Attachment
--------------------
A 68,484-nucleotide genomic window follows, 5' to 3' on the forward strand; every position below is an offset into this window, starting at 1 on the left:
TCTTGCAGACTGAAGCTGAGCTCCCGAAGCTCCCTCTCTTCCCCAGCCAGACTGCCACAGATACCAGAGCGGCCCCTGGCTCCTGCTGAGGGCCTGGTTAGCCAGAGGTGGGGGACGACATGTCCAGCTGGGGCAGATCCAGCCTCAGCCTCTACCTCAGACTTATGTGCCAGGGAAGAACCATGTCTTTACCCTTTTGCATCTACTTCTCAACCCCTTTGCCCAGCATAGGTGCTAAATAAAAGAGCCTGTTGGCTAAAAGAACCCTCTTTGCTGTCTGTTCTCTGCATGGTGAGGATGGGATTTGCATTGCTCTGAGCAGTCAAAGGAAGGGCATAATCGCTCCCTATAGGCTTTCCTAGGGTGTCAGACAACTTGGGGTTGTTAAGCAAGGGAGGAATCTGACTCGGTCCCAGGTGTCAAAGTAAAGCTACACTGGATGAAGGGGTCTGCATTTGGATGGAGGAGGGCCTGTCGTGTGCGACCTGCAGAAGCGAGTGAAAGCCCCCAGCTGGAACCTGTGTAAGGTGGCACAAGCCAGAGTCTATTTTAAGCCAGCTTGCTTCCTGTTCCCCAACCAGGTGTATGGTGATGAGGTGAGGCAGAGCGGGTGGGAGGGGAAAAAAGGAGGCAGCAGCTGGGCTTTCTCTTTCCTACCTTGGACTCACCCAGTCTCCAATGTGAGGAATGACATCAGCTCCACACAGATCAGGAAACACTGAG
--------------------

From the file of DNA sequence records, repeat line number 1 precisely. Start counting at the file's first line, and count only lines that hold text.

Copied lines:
A 68,484-nucleotide genomic window follows, 5' to 3' on the forward strand; every position below is an offset into this window, starting at 1 on the left: